Michigan’s “First Perfect College Football Fan” Is Discovered

Mikado, MI — Behavioral analysts who have been searching the urban centers and back roads of Michigan for the past 47 years claim to have located a man in this isolated crossroads town west of Greenbush and north of Oscoda who, they say, is a “completely neutral fan of college football in this state.”

The announcement came Wednesday, in the first month of the latest collegiate football season, with both major Michigan universities — the University of Michigan and Michigan State University — boasting undefeated records after two weeks of early play.

Walter Tenbrooks, 42, who operates a combination hardware store and taxidermy at the flashing light on highways F41 and F30 in this isolated locale was described by researchers as a “reasonably ardent and apparently honest college football enthusiast who, after months of testing and intensive investigation by our field analysts, displayed an equal interest and caring” in the fortunes of both UM and MSU in their gridiron endeavors.

Tenbrooks, a 1987 graduate of Oscoda High School and the father of a boy and girl of elementary school age, reportedly feels an “equal rooting interest” while paying “close attention each year to the won-and-loss records of each school.” The clerk/taxidermist was subjected to extensive observation and analysis, including daily polygraph testing, by teams from the Midwest Behavioral Institute (MBI) of Bay City. During last year’s Michigan–Michigan State football contest, he was found to be “entirely truthful” by investigators when he told family and friends that he was “ardently hoping for a tie.”

(Editor’s note: Under present rules, college football has eliminated ties as the outcome of football contests. MBI investigators began their search for a non-committal state of Michigan fan in 1974, when ties were allowed under previous NCAA provisions, and in that time neither the analysts nor Tenbrooks had been apprised of the change. “We only get one channel up here,” Tenbrooks said. “We get cable all right, but it’s a awful small one, and the only things what I watch are the games. My wife sees the news in our family.”)

MBI investigators had scoured the state, both the Upper and Lower peninsulas, in searching out the perfectly neutral college football fan. It had been erroneously reported in 1991 that a man in St. Ignace was believed to have been the first such football follower to be discovered. But a subsequent search of what the original allegedly non-committal fan told analysts was a “fall-out shelter out back in case of, you know, like a world war” had later proved to be decorated in maize and blue bunting, with a 24-hour “eternal flame” candle illuminating a huge portrait and shrine to former Michigan coach Bo Schembechler. Coded telegrams from onetime Wolverine athletic director Don Canham were also discovered in the “fall-out shelter,” apparently relating to Michigan football recruiting in the Upper Peninsula.

“We were embarrassed by that mistake,” said an MBI spokesperson. “Since that time we have relied on lie-detecting backup for our in-the-field analysis. Use of polygraph techniques in 1991 would have surely ruled out the bogus St. Ignace prospect as the first ‘successful find’ of our research.”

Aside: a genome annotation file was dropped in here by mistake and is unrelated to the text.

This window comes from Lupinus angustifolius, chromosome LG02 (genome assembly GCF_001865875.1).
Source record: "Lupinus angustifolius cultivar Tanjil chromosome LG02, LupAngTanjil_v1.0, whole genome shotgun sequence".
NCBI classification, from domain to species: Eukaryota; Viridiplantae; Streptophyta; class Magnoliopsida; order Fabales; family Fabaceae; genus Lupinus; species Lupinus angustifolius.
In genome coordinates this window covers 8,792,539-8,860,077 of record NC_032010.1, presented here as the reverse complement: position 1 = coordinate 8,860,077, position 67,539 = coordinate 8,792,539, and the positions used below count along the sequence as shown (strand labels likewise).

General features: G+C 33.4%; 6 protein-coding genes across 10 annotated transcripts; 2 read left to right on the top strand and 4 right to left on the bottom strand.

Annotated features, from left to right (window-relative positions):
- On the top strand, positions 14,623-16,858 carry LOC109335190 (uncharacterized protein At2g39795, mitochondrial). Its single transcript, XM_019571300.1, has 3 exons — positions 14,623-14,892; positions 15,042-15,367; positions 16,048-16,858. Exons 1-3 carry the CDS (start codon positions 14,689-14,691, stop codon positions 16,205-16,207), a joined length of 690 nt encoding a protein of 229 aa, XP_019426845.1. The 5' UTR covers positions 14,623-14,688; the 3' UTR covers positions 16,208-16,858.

MBI analysts reportedly viewed the recent Michigan–Notre Dame game with Tenbrooks in his Mikado home, with the subject wired to electrodes and sensory analysis computers. Following the exciting last second comeback win by the Wolverines, he was quoted as saying “Well, wasn’t that nice? That was a very pleasant outcome.” Investigators reported that he said almost exactly the same words earlier the same day when he was informed that Michigan State had beaten Florida Atlantic 44-0. The Spartan game was not telecast in Mikado. “We don’t see much of Florida Atlantic up here,” Tenbrooks said.

Investigators have long searched Michigan in hopes of finding a college football fan who shared an equal interest in the fates of the Spartans and the Wolverines. Five Michigan governors have tasked the behavioral institute in that quest, seeking to find a common ground that would allow the state’s college fans to “End the bickering, unite as one, extend the hands of brotherhood, bring Blue and Green together, and stick it to Ohio and its so-called university, twice a year, every year, year after year,” in the words of former Governor George Romney, an original backer of the study. Sadly, Romney died before MBI investigators turned up Tenbrooks this week. (Romney’s son Mitt, currently campaigning for the Presidency and named after a baseball glove, said when informed of MBI’s findings “When I lived in Michigan, I liked the University of Michigan and Michigan State University exactly the same. In fact, I like every other university in this great land of ours the same amount. I want everybody to win!” Expanding on his comments, the candidate later told reporters “My idea of the perfect college season would be one in which every team goes 12-0.”)

Tenbrooks said Wednesday that he is “looking forward” to victories by both the University of Michigan (playing Eastern Michigan) and Michigan State (at Notre Dame) this coming weekend. “I believe in the words of Martin Luther King, who said ‘Can’t we all just get along?’” he said. (Editor’s note: Actually it was Rodney King.)

Michigan’s first “Neutral Fan” describes himself as a political “middle-of-the-roader,” who “tried to vote for everybody in the last election, but they wouldn’t let me.”